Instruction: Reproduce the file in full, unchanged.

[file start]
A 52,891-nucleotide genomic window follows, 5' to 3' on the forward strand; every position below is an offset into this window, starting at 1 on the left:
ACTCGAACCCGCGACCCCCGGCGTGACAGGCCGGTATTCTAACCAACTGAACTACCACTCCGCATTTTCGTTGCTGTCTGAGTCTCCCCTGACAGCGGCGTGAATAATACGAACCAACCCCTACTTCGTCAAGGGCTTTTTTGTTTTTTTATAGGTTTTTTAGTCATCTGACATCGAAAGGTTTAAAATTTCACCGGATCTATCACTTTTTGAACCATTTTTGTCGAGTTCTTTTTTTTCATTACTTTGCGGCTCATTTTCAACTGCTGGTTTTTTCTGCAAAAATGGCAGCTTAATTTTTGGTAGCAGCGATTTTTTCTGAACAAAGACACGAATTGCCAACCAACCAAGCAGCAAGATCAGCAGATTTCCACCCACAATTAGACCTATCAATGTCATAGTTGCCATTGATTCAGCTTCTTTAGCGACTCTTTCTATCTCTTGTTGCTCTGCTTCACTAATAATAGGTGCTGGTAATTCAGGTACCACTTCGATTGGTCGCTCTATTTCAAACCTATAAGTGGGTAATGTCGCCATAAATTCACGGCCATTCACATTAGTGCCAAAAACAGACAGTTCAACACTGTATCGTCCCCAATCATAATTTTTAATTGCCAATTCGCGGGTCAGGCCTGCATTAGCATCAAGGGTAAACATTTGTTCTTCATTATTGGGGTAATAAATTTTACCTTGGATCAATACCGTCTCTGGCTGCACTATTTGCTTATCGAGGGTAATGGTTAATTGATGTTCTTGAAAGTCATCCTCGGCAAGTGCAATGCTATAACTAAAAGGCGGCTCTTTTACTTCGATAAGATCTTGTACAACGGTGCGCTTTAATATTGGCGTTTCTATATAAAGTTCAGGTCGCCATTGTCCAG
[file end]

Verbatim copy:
A 52,891-nucleotide genomic window follows, 5' to 3' on the forward strand; every position below is an offset into this window, starting at 1 on the left:
ACTCGAACCCGCGACCCCCGGCGTGACAGGCCGGTATTCTAACCAACTGAACTACCACTCCGCATTTTCGTTGCTGTCTGAGTCTCCCCTGACAGCGGCGTGAATAATACGAACCAACCCCTACTTCGTCAAGGGCTTTTTTGTTTTTTTATAGGTTTTTTAGTCATCTGACATCGAAAGGTTTAAAATTTCACCGGATCTATCACTTTTTGAACCATTTTTGTCGAGTTCTTTTTTTTCATTACTTTGCGGCTCATTTTCAACTGCTGGTTTTTTCTGCAAAAATGGCAGCTTAATTTTTGGTAGCAGCGATTTTTTCTGAACAAAGACACGAATTGCCAACCAACCAAGCAGCAAGATCAGCAGATTTCCACCCACAATTAGACCTATCAATGTCATAGTTGCCATTGATTCAGCTTCTTTAGCGACTCTTTCTATCTCTTGTTGCTCTGCTTCACTAATAATAGGTGCTGGTAATTCAGGTACCACTTCGATTGGTCGCTCTATTTCAAACCTATAAGTGGGTAATGTCGCCATAAATTCACGGCCATTCACATTAGTGCCAAAAACAGACAGTTCAACACTGTATCGTCCCCAATCATAATTTTTAATTGCCAATTCGCGGGTCAGGCCTGCATTAGCATCAAGGGTAAACATTTGTTCTTCATTATTGGGGTAATAAATTTTACCTTGGATCAATACCGTCTCTGGCTGCACTATTTGCTTATCGAGGGTAATGGTTAATTGATGTTCTTGAAAGTCATCCTCGGCAAGTGCAATGCTATAACTAAAAGGCGGCTCTTTTACTTCGATAAGATCTTGTACAACGGTGCGCTTTAATATTGGCGTTTCTATATAAAGTTCAGGTCGCCATTGTCCAG